Beside this oversight in my opinion, the changes to the hardware does make for a much tighter and much more secured cooler than I had with the Mugen 2. I also liked the new design and the way Scythe has created the T-M.A.P.S. system of separating the towers and bending the fins to take better advantage of the air flow. I also like that there is now six pipes again instead of five, and I think the way they are distributed through the cooler body is as good as it gets.

The performance of the Mugen 4 was about average in both of the thermal tests, but I can see easy solutions to increasing performance. The 1400RPM fan sent along with the Mugen 4 is designed more for the silence it offered in the audio result charts, not really for air flow and static pressure that this design needs. While you can easily add another fan, as long as you remember to get more fan mounts too, since only one set is sent with the cooler, you could drop the results about two degrees on both thermal tests. What I would suggest is a fan that is a bit noisier, if you can take it, and grab something with closer to 3.0mmH20 of static pressure, and closer to 90 or 100 CFM numbers. Then you would take this cooler right into the mix with a drop in the results much closer to five degrees, and maybe six or seven with a pair of different fans. As it is shipped, I am okay with it since the fan is so quiet during idle and not loud at all when loaded. Seeing average thermal results is always a bit disappointing, as I am looking for innovative chart toppers, and the Mugen 4 is nice, but it is not a chart topper by any means.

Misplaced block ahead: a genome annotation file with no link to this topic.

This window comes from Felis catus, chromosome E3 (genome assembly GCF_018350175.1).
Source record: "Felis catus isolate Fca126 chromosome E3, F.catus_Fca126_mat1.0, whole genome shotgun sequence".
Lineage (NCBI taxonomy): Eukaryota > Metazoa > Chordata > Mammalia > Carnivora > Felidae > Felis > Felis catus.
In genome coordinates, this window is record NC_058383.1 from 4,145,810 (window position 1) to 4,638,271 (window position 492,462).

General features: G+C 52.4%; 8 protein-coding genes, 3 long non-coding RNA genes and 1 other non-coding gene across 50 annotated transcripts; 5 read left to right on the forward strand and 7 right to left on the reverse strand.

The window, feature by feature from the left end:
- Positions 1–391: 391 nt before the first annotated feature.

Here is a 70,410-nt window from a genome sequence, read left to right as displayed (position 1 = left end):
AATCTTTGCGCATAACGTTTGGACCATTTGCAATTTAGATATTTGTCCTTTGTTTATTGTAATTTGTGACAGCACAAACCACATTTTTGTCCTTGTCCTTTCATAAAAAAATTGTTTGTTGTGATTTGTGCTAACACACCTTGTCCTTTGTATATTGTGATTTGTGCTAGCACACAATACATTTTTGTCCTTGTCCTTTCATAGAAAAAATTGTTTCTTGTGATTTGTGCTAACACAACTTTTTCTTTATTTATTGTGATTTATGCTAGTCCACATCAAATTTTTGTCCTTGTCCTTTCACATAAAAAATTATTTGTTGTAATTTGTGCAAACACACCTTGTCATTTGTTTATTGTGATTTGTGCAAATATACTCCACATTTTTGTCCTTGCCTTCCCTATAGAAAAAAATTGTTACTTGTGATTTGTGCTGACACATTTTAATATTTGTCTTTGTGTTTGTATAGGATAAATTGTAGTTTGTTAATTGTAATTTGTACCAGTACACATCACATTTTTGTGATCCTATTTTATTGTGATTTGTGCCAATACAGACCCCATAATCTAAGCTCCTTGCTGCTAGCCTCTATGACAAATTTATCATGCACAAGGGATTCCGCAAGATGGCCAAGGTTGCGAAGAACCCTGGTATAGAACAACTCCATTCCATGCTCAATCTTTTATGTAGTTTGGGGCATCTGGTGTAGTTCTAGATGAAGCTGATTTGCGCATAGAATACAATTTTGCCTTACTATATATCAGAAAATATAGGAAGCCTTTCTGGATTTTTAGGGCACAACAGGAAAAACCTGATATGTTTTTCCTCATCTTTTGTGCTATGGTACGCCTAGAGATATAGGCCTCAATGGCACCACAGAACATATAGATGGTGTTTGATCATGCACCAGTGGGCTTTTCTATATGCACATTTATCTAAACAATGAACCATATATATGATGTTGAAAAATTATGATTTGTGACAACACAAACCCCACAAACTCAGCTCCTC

Since the Mugen 4 is only currently available in Japan by the looks, I can't really tell you to run out and buy this cooler at this moment. With all things considered, specifically price versus performance, things look much brighter. The pair of coolers on either side of the Mugen 4 in the overclocked thermal results are near $80 cooling solutions, and the Mugen 4 is only going to sell at $50, and I really like that.

What sort of kicks the Mugen in its grapes is that the Thermaltake NiC C5 is priced the same, gets much better results, even if much louder, but in my opinion is a much better all around solution. If you are looking for something that is affordable, quiet, and will handle most anything you throw at it, the Scythe Mugen 4 will do all of those things without question. To me it all comes down to if you want to deal with the mounting system, when just about any other cooler is much easier to install.

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After a year of gaming, Chad caught the OC bug. With overclocking comes the need for better cooling, and Chad has had many air and water setups. With a few years of abusing computer parts, he decided to take his chances and try to get a review job. As an avid overclocker, Chad is always looking for the next leg up in RAM, cooling, as well as peripherals.

We openly invite the companies who provide us with review samples / who are mentioned or discussed to express their opinion. If any company representative wishes to respond, we will publish the response here. Please contact us if you wish to respond.